Loscil - Equivalents - Albums - Reviews - Soundblab

Loscil - Equivalents

by Jeff Penczak Rating:9 Release Date:2019-08-16
Loscil - Equivalents
Loscil - Equivalents

Canadian sound sculpturist Scott Morgan has been mesmerising us with his ambient soundworks for nearly 20 years. His 12th album (there have also been as many EPs) continues his exploration of sonic spaces and the connections the human ear makes between sounds as they move from composer’s fingers to the listener’s inner ear. Morgan’s creations are closer to Brian Eno’s seminal ambient works than their snorecore postrock offspring (think Stars of The Lid, Harmonia, Tangerine Dream, and Hammock over God Is An Astronaut, Mono, or Godspeed!)). Equivalents is based on a book of photographs (and subsequent Museum Of Modern Art installation) by Alfred Stieglitz, which captured images of clouds in such a way that they could have been the user’s guide to the old game of “what’s that image in the clouds”? Of course, the spectator’s imagination was the key to the perceived image and there was no “right” or “wrong” answer.

     The ambivalence of sonic interpretation (and Stieglitz’ visual interpretation) is carried through to Morgan’s track sequencing where the track segments (all entitled ‘Equivalent #’) are sequenced non-numerically (Parts 1, 3, 6, 5, 2, 8, 7, 4) to parallel the randomness of interpretations of Stieglitz’ photographs. I think the point is that the tracks can be listened to in any order, just as a Stieglitz’ photograph could be a cloud formation or a ripple in a lake. Try listening to the album as sequenced by Morgan, then rearrange the tracks numerically forwards, backwards, odds, evens, etc. and see how your listening experience changes. Do you receive the sounds differently when the tracks are resequenced? Does your mind hear different tones that you missed the first time? As you listen to these sonic tones and amoebic, free-flowing electronic swashes you can form your own emotional reactions or visual interpretations.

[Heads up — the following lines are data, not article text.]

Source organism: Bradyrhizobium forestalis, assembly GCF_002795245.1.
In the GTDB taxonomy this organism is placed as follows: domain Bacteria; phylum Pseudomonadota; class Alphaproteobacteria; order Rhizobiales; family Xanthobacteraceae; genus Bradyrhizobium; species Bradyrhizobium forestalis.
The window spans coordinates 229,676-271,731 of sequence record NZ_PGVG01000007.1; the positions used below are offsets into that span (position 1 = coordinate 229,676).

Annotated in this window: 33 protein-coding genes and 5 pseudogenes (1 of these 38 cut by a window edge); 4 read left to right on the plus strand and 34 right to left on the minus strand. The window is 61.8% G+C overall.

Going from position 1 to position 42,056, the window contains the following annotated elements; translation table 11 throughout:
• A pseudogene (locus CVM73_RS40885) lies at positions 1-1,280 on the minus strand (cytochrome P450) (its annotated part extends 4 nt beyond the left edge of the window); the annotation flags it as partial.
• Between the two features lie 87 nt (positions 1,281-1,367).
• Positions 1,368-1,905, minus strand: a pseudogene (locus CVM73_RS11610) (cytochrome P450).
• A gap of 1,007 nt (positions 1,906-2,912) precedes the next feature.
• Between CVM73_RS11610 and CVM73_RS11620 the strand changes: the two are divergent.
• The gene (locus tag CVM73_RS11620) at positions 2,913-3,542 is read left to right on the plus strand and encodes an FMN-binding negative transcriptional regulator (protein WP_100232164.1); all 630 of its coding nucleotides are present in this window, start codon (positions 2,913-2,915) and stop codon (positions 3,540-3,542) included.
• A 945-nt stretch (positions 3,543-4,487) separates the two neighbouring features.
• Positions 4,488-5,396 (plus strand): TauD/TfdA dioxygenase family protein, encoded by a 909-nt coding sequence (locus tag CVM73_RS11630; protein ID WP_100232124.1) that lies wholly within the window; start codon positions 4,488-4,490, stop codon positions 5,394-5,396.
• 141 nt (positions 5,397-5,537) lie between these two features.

The tracks replicate the experience of floating in a sensory deprivation tank, with sonic patterns coming at you from all directions, and vague patters of “recognisable” tunes reveal themselves. Perhaps that’s a broken piano played back through a wobbly tape loop (‘Equivalent 1’), ‘Equivalent 3’ is definitely a forlorn piano mourning in an empty room performing a dirgy Joy Divisionish drone, while ‘Equivalent 6’ delivers creepy Badalamenti-styled cinematic touches that wouldn’t be out of place in a David Lynch film. In fact, relistens will reveal sounds you don't remember or changes in timbre or mood that you're sure were there but were actually all in your own inner phonograph.

     Many tracks are conducive to navel-gazing contemplation or can function as white noise while you go about your daily routines, with ‘Equivalent 8’ and the ominous, eerie, floating-in-space waves of throbbing hums throughout ‘Equivalent 2’ the standouts in this regard. Of course, those are my interpretations. Yours will almost certainly be different and Morgan’s triumph is getting everyone to hear sounds in a unique experience that’s formed by their own personal signposts and musical preferences.

     So if you enjoy kicking back and putting on one of Eno’s ambient excursions or any of his musical offspring from Stars of The Lid to Hammock and Harold Budd or the atmospheric electronics of krautrockers Harmonia, Roedelius, Moebius, Cluster and Tangerine Dream, then Loscil’s latest awaits you with open arms, eyes, and ears!


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